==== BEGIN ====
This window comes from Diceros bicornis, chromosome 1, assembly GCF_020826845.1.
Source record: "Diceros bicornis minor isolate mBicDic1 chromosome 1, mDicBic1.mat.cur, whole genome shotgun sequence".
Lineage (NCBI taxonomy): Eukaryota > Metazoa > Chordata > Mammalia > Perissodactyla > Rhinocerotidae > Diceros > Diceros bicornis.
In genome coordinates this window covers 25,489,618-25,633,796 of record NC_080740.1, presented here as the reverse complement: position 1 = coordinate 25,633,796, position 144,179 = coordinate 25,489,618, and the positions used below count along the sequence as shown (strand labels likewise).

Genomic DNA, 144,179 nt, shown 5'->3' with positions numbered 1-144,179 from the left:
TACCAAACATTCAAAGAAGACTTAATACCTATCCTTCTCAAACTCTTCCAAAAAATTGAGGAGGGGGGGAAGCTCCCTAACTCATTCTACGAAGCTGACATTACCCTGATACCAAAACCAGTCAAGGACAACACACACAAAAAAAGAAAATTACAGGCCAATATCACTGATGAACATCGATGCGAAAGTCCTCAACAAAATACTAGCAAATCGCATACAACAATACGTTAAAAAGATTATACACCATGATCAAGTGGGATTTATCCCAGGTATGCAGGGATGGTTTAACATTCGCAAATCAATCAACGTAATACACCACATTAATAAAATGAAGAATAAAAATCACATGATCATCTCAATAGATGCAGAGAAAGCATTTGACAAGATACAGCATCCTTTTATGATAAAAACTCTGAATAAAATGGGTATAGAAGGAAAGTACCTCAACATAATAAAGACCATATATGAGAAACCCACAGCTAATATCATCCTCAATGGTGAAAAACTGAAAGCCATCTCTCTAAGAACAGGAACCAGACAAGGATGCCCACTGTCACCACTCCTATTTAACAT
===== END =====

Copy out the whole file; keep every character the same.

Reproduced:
This window comes from Diceros bicornis, chromosome 1, assembly GCF_020826845.1.
Source record: "Diceros bicornis minor isolate mBicDic1 chromosome 1, mDicBic1.mat.cur, whole genome shotgun sequence".
Lineage (NCBI taxonomy): Eukaryota > Metazoa > Chordata > Mammalia > Perissodactyla > Rhinocerotidae > Diceros > Diceros bicornis.
In genome coordinates this window covers 25,489,618-25,633,796 of record NC_080740.1, presented here as the reverse complement: position 1 = coordinate 25,633,796, position 144,179 = coordinate 25,489,618, and the positions used below count along the sequence as shown (strand labels likewise).

Genomic DNA, 144,179 nt, shown 5'->3' with positions numbered 1-144,179 from the left:
TACCAAACATTCAAAGAAGACTTAATACCTATCCTTCTCAAACTCTTCCAAAAAATTGAGGAGGGGGGGAAGCTCCCTAACTCATTCTACGAAGCTGACATTACCCTGATACCAAAACCAGTCAAGGACAACACACACAAAAAAAGAAAATTACAGGCCAATATCACTGATGAACATCGATGCGAAAGTCCTCAACAAAATACTAGCAAATCGCATACAACAATACGTTAAAAAGATTATACACCATGATCAAGTGGGATTTATCCCAGGTATGCAGGGATGGTTTAACATTCGCAAATCAATCAACGTAATACACCACATTAATAAAATGAAGAATAAAAATCACATGATCATCTCAATAGATGCAGAGAAAGCATTTGACAAGATACAGCATCCTTTTATGATAAAAACTCTGAATAAAATGGGTATAGAAGGAAAGTACCTCAACATAATAAAGACCATATATGAGAAACCCACAGCTAATATCATCCTCAATGGTGAAAAACTGAAAGCCATCTCTCTAAGAACAGGAACCAGACAAGGATGCCCACTGTCACCACTCCTATTTAACAT